By Cassandra Garrison, Tom Arnold, and Adam Jourdan
BUENOS AIRES / LONDON, Mar 31 (Reuters) – The global coronavirus pandemic threatens to disrupt Argentina’s tense talks with its creditors to restructure its debt, increasing the risk that the country will default and face a downgrade in its rating. Ratings agencies and bondholders told Reuters.
The South American country’s leaders have said they cannot continue to meet debt payments without restructuring the nearly $ 70 billion in bonds and almost $ 45 billion owed to the International Monetary Fund (IMF).
However, the timeline for presenting a proposal to creditors in mid-March and reaching an agreement by the end of the month has been largely affected by the deadly coronavirus pandemic, which killed some 36,000 people worldwide and that forced the closure of international borders.
That could have a ripple effect as payments are due. Argentina faces around $ 22 billion in foreign currency payments this year in bonds, bills and loans, including the IMF.
“I think there is a greater risk now that Argentina could make the decision to stop paying its foreign debt,” said Todd Martinez, director of Fitch Ratings for Latin American sovereign debt, focused on the Southern Cone.
“Because, for all kinds of reasons, the negotiations are going to take a little longer than they originally imagined, largely due to the coronavirus crisis,” he added.
Fitch, which has Argentina’s sovereign debt rating at “CC,” would reduce it to “RD” (restricted default) if a payment is missed, or to a “C” rating during any grace period for payment.
That could be more likely as the talks stalled due to the pandemic, which has led Argentina to close its borders and impose a mandatory quarantine until mid-April.
“It will take some difficult negotiations to reach an agreement that covers a sufficient universe of investors, and that is particularly complicated given the coronavirus outbreak,” said an Argentine bondholder who canceled a trip to the country due to the virus.
“Completion of an agreement with bondholders before the end of this month (March) is never going to happen. It will be very difficult to reach an agreement for 75% of bondholders. A six-month schedule from now it’s more realistic, “he warned.
Some of Argentina’s bonds have collective action clauses, which require amendments to a single series of bonds to be approved by holders of 75% of the capital.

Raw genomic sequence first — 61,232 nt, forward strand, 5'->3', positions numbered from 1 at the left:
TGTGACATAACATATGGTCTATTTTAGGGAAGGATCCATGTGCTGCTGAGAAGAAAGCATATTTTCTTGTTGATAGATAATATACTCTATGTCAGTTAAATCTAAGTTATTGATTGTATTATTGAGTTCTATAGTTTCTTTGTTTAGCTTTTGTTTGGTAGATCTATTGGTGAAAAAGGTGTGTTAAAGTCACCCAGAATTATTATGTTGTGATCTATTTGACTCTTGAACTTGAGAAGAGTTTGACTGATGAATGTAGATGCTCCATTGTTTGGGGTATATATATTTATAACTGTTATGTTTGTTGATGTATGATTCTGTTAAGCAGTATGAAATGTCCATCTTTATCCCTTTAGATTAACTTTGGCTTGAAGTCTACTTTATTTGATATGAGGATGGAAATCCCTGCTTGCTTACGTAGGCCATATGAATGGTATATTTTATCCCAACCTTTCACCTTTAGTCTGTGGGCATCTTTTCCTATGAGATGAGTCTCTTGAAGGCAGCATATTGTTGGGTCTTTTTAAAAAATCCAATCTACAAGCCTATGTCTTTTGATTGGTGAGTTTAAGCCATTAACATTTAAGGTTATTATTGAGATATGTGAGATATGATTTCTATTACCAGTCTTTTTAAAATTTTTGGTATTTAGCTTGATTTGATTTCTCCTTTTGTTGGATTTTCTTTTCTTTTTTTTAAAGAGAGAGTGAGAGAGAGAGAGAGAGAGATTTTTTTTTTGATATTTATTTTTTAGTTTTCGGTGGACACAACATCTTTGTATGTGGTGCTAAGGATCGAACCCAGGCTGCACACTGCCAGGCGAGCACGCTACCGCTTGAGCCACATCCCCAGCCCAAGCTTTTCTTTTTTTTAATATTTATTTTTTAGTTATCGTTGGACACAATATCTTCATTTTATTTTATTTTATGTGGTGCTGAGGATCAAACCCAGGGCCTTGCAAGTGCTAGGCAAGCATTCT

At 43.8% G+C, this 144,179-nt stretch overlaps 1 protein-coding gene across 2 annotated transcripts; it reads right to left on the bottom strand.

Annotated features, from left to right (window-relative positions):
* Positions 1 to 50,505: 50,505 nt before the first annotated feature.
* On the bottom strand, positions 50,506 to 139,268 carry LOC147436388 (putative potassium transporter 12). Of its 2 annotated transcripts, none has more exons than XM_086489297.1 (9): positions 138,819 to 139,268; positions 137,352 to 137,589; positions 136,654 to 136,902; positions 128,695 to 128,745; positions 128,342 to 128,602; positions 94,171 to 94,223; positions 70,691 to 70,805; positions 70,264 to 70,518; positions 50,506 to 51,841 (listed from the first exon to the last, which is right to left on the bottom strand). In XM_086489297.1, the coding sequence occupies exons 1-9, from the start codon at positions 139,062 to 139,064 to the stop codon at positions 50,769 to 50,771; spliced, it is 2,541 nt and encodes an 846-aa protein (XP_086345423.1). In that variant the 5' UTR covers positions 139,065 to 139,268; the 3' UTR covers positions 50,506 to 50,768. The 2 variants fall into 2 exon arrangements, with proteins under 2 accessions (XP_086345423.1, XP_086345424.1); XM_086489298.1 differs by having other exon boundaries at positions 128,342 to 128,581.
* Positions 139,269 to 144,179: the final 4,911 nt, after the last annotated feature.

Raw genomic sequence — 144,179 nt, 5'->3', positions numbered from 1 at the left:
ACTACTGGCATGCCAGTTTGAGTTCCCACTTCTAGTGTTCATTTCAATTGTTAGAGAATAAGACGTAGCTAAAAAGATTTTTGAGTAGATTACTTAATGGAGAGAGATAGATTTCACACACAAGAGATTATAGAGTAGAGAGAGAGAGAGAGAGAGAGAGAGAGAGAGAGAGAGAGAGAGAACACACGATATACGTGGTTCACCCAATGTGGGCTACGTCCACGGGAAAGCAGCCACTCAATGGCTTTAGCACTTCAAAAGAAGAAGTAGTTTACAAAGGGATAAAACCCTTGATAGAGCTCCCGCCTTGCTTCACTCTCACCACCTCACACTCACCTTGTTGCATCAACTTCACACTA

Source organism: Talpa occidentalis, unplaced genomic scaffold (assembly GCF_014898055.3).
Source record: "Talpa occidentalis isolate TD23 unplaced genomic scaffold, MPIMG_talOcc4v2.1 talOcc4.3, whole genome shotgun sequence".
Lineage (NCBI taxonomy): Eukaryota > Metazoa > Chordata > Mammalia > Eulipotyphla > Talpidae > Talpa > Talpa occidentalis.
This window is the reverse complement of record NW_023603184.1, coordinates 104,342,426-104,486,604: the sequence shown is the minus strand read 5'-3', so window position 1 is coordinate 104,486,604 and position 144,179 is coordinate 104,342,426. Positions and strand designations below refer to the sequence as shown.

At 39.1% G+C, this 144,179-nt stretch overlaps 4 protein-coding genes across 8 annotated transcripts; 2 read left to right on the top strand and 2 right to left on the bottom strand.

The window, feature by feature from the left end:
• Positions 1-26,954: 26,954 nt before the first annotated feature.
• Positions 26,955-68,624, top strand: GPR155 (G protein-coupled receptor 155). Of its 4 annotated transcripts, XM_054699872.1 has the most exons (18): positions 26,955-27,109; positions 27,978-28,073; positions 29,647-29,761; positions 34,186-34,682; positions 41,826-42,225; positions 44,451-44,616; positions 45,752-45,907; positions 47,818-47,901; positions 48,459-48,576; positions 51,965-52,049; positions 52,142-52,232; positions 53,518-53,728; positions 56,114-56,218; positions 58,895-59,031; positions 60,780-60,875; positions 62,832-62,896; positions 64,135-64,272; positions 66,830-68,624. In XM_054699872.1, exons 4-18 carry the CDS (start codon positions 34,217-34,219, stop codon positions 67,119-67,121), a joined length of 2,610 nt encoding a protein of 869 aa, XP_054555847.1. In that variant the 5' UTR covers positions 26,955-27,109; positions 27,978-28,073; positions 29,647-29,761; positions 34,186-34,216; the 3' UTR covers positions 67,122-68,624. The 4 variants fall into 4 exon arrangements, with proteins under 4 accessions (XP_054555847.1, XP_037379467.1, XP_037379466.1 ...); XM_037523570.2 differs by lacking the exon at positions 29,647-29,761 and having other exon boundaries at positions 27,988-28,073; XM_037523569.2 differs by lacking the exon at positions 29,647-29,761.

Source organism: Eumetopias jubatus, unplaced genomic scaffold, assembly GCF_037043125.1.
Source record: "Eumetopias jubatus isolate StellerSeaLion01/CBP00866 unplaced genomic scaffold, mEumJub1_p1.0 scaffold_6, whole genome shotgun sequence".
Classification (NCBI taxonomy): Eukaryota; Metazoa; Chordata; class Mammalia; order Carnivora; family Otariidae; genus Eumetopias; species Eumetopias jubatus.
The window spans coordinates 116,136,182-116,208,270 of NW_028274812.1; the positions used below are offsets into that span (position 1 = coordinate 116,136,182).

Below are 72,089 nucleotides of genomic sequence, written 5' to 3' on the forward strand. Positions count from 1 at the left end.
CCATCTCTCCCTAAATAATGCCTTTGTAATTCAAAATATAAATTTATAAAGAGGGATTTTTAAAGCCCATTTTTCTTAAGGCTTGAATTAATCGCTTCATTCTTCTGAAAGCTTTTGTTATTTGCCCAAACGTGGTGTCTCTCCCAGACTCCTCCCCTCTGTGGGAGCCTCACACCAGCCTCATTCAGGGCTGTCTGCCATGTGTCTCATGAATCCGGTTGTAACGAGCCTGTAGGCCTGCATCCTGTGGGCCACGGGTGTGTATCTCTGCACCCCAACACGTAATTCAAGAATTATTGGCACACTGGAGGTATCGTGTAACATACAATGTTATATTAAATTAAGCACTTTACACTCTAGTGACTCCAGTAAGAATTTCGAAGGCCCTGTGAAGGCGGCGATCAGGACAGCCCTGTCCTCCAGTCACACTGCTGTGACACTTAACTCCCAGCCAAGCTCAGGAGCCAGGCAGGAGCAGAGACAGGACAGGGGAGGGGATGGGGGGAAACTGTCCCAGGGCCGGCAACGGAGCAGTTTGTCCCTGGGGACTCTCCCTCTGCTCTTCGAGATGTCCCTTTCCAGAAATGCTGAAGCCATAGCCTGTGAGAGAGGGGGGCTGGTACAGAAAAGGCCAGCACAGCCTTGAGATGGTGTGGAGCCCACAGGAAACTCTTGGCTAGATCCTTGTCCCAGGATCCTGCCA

The economy ministry declined to comment. An informed source on the government’s plans said that while the virus had affected the schedule, the delay should not be too significant and a six-month delay “was not remotely realistic.”
“We are in the midst of a global crisis, as we can all see,” the source said, adding that a formal proposal in April was “feasible.”
“I think that in the short term there could be both an offer and an agreement,” he said.
Argentina is expected to present guidelines for the restructuring this week, but not a formal offer, Reuters reported Monday. [nL1N2BN0WT]
NEW DEADLINE “PROVISORY”?
Bondholders and credit rating agencies said the initial term has been very short from the start.
“The end of March deadline was always unrealistic. It is too ambitious given the complexity of the restructuring,” said Nick Eisinger, director of emerging markets for fixed income at Vanguard.
Eisinger said a new “provisional” deadline could now be May 7.
Another bondholder on one of the main creditors’ committees said that some sort of deal by the end of April might be possible, although people needed a couple of weeks to adjust to the new situation with the spread of the virus.
Argentine President Alberto Fernández and Economy Minister Martín Guzmán have argued that the country cannot pay its debt obligations until it is given time to reactivate the economy, which has been in a recession since 2018.
On Monday Fernández told the local radio station Radio con Vos that “it is never good to be in default”, but that the country is going through a very delicate situation.
“We need time, today we cannot pay,” he said.
Guzmán told Reuters in early March that all parties involved in the negotiations would have to be flexible due to the pandemic, and that the deadline could be extended, although he said it would be “a matter of days.” [nL1N2B501C]
Lisa Schineller, head of sovereign ratings analysis at S&P Global Ratings, noted that the agency was working on the basis that Argentina would keep pace with payments, but that the stalled talks added a degree of risk.
S&P, which recently downgraded Mexico’s rating due to the impact of the coronavirus, has a CCC rating for Argentina with a negative outlook.
“The longer it takes, the more the risk of non-payment is presented,” Schineller said. “If there were obvious signs of possible non-payment, we could act,” he added.
(With additional reports by Eliana Raszewski and Rodrigo Campos; Translated into Spanish by Eliana Raszewski; Edited by Nicolás Misculin)